Two of the Lions greatest comebacks came in last championship season of 1957

Terry Barr

Lions defensive back Terry Barr is shown in action during the 1957 season.

With the Detroit Lions’ dramatic come from behind victories in the last two weeks I thought about the two unbelievable come back wins in 1957, the last time the team won a championship.

In the fourth game of the ’57 season on October 20th the Lions showed why they were a championship caliber team.

Trailing 27-3 with a quarter to play, rookie end Steve Junker, starting for the first time, caught a 14 yard touchdown pass from Tobin Rote to make it 27-10. A few years ago I interviewed Junker for a Detroit Free Press article on that season.

“That game is very memorable to me not only because of the great comeback, but also it was my first game as a starter, and the first pass to me I scored for a touchdown,” said Junker. “But I also I had the misfortune of being chewed out by Bobby Layne and you can never forget that.”

“Layne had this gravely, Texas whiskey drawl and I heard him call my pattern ‘8 right’ so  I cut across the middle,” recalled Junker. “But Bobby had actually said ‘8 drag’ where you go down the sideline. Layne threw it for an interception and God damn he was mad. He chewed my ass from the huddle to the sideline and he told George Wilson, ‘get that  f….ing rookie out of here’. I thought it was the end for me.  I got back into the game though, but from then on I looked at his lips in the huddle. Bobby would get on your ass, but that kept everybody on the ball.”

Down by 17 points with eight minutes left to play, the Lions stormed back as Layne threw a touchdown pass to Hopalong Cassady to make it 27-17, and with two minutes left, John Henry Johnson scored from the 1 yard line for a 27-24 score. With 50 seconds and the game apparently in hand for Baltimore, Lion defensive back Yale Lary forced Lenny Moore to fumble at the Colt’s 29 yard line. Layne then promptly threw a second TD pass to Cassady for an incredible 31-27 Detroit victory as 55,764 delirious Lion fans rocked the ballpark.

“That game was pivotal because it made us realize we could come from behind and win if we came together and played like we’re capable,” Hall of Famer Joe Schmidt told me.

And then arguably the greatest Lion game ever was played in San Francisco on December 22nd.

The 49ers and Lions were tied at 8-4 forcing a playoff game at Kezar Stadium where Detroit had suffered a heartbreaking loss seven weeks earlier when with 10 seconds left, Y.A. Tittle threw a Alley Oop touchdown pass to R.C. Owens for a 35-31 49er victory.

The playoff winner would host the Cleveland Browns for the World Championship.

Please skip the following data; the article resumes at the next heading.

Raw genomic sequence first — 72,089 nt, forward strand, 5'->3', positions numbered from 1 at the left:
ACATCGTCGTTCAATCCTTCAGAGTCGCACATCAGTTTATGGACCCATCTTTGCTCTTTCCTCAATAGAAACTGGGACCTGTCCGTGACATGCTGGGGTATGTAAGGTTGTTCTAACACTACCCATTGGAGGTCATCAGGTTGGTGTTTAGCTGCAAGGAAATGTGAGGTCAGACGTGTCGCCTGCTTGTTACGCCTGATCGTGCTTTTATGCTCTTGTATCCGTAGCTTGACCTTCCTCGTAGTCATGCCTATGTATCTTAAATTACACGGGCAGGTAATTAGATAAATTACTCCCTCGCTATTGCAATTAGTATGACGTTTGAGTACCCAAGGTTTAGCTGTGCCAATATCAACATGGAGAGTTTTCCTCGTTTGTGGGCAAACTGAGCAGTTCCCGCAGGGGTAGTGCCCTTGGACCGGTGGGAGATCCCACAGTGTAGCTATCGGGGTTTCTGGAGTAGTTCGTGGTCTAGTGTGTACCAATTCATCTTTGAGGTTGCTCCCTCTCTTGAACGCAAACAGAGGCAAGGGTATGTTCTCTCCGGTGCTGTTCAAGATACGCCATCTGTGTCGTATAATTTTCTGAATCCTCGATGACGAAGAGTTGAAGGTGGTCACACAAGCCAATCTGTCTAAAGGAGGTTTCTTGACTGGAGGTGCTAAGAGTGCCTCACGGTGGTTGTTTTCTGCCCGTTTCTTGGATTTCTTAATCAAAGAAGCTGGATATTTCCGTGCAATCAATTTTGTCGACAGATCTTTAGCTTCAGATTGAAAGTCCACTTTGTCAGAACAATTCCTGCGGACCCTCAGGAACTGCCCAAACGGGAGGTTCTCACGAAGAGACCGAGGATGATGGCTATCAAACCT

Although it was a beautiful and sunny San Francisco day, by the end of the first half, a dark cloud hovered over the Lions as they entered the locker room at halftime trailing 24-7.

Back home, many Detroit television viewers turned off their TV sets in disgust while over the Kezar Stadium loudspeaker, 49er fans were instructed that championship tickets could now be purchased.

Meanwhile, with a thin wall dividing the two locker rooms, the Lions heard the 49er players screaming and celebrating as though the game had ended.

“Hearing that gave us the incentive to play our asses off because we had nothing to lose since we were behind by such a large margin,” said Joe Schmidt. “We decided to just blitz the hell out of them.”

On the first play from scrimmage in the second half, the outlook looked ominous when 49er back Hugh McElhenny ran for 71 yards. However Schmidt’s defense held their ground as San Francisco walked away with just a field goal for a 27-7 lead.

It would be the 49ers last score of the game.

As the Lion defense blitzed Tittle forcing five key turnovers, Lion quarterback Tobin Rote took over in Bobby Layne style. (Layne’s season had ended two weeks earlier when he broke his leg in a game against the Browns.)

Trailing by 20 points with 21 minutes remaining, George Wilson inserted Birmingham native Tom “the Bomb” Tracy, a little used halfback who in the course of a minute and a half scored two touchdowns, the second one, a thrilling 58 yard scamper to make it 27-21.  Just three minutes later after a long march, the Lions’ Gene Gedman scored from the two at the start of the 4th quarter.

Miraculously, the Lions took a 28-27 lead after scoring three touchdowns in a span of four and half minutes.

With San Francisco in possession with under three minutes to play, and the nightmare of Tittle’s closing seconds game winning Alley Oop pass the previous month still fresh in the Lions’memory, Joe Schmidt made, “the biggest play of my entire career.”

“I had been warned that Tittle liked to roll out and throw a little screen to McElhenny so I was looking for it, and sure enough here it comes,” says Schmidt. “Tittle sort of lobbed it, I cut in front of McElhenny, caught it, thought I would score, but I was tackled at the two.”

The Lions’ field goal making it 31-27 forced the 49ers to have to score a touchdown to win.

After Lion linebacker Roger Zatkoff intercepted a desperate Tittle pass, Detroit sealed the improbable victory as Kezar Stadium fell silent.

“Except for my wedding and my kids being born, I can’t look back and see anything better than that,” says Schmidt. “It maybe the best game in the history of the Lions for what it meant, how we came back against such a great team in their stadium, and the way so many guys came through.”

Who knows, with the recent come back victories it maybe a sign that we may witness something very special this season.

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About Bill Dow

Bill Dow has written numerous articles on Detroit sports history as a regular freelance contributor to the Detroit Free Press sports page, and some of his work has been published in Baseball Digest magazine. He also wrote the Afterword to the latest editions of George Plimpton’s book Paper Lion.